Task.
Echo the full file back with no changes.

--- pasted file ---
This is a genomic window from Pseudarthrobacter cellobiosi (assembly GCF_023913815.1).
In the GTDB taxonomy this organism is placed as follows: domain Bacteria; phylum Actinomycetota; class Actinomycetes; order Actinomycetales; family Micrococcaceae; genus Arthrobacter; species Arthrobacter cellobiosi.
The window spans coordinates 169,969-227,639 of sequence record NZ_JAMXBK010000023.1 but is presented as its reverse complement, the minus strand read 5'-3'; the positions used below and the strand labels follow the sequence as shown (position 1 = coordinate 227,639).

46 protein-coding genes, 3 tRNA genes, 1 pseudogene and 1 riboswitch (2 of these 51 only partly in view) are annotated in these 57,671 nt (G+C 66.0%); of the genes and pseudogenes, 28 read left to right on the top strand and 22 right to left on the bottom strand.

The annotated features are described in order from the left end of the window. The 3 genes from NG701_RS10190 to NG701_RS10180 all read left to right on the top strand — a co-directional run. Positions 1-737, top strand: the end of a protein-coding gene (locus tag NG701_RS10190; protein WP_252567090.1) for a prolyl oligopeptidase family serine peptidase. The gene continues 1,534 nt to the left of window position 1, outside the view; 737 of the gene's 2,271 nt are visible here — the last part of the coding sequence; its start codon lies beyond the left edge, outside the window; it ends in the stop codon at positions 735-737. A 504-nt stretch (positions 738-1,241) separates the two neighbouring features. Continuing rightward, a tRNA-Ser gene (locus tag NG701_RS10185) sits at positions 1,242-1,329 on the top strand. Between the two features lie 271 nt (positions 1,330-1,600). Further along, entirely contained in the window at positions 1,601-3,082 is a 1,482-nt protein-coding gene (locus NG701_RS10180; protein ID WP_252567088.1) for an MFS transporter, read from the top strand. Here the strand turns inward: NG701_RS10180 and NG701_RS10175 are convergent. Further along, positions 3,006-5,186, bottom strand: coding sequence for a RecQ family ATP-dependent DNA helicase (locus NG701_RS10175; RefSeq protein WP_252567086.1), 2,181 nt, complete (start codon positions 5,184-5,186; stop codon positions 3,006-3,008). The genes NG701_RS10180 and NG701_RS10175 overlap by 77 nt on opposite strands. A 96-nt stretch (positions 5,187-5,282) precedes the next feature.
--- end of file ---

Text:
This is a genomic window from Pseudarthrobacter cellobiosi (assembly GCF_023913815.1).
In the GTDB taxonomy this organism is placed as follows: domain Bacteria; phylum Actinomycetota; class Actinomycetes; order Actinomycetales; family Micrococcaceae; genus Arthrobacter; species Arthrobacter cellobiosi.
The window spans coordinates 169,969-227,639 of sequence record NZ_JAMXBK010000023.1 but is presented as its reverse complement, the minus strand read 5'-3'; the positions used below and the strand labels follow the sequence as shown (position 1 = coordinate 227,639).

46 protein-coding genes, 3 tRNA genes, 1 pseudogene and 1 riboswitch (2 of these 51 only partly in view) are annotated in these 57,671 nt (G+C 66.0%); of the genes and pseudogenes, 28 read left to right on the top strand and 22 right to left on the bottom strand.

The annotated features are described in order from the left end of the window. The 3 genes from NG701_RS10190 to NG701_RS10180 all read left to right on the top strand — a co-directional run. Positions 1-737, top strand: the end of a protein-coding gene (locus tag NG701_RS10190; protein WP_252567090.1) for a prolyl oligopeptidase family serine peptidase. The gene continues 1,534 nt to the left of window position 1, outside the view; 737 of the gene's 2,271 nt are visible here — the last part of the coding sequence; its start codon lies beyond the left edge, outside the window; it ends in the stop codon at positions 735-737. A 504-nt stretch (positions 738-1,241) separates the two neighbouring features. Continuing rightward, a tRNA-Ser gene (locus tag NG701_RS10185) sits at positions 1,242-1,329 on the top strand. Between the two features lie 271 nt (positions 1,330-1,600). Further along, entirely contained in the window at positions 1,601-3,082 is a 1,482-nt protein-coding gene (locus NG701_RS10180; protein ID WP_252567088.1) for an MFS transporter, read from the top strand. Here the strand turns inward: NG701_RS10180 and NG701_RS10175 are convergent. Further along, positions 3,006-5,186, bottom strand: coding sequence for a RecQ family ATP-dependent DNA helicase (locus NG701_RS10175; RefSeq protein WP_252567086.1), 2,181 nt, complete (start codon positions 5,184-5,186; stop codon positions 3,006-3,008). The genes NG701_RS10180 and NG701_RS10175 overlap by 77 nt on opposite strands. A 96-nt stretch (positions 5,187-5,282) precedes the next feature.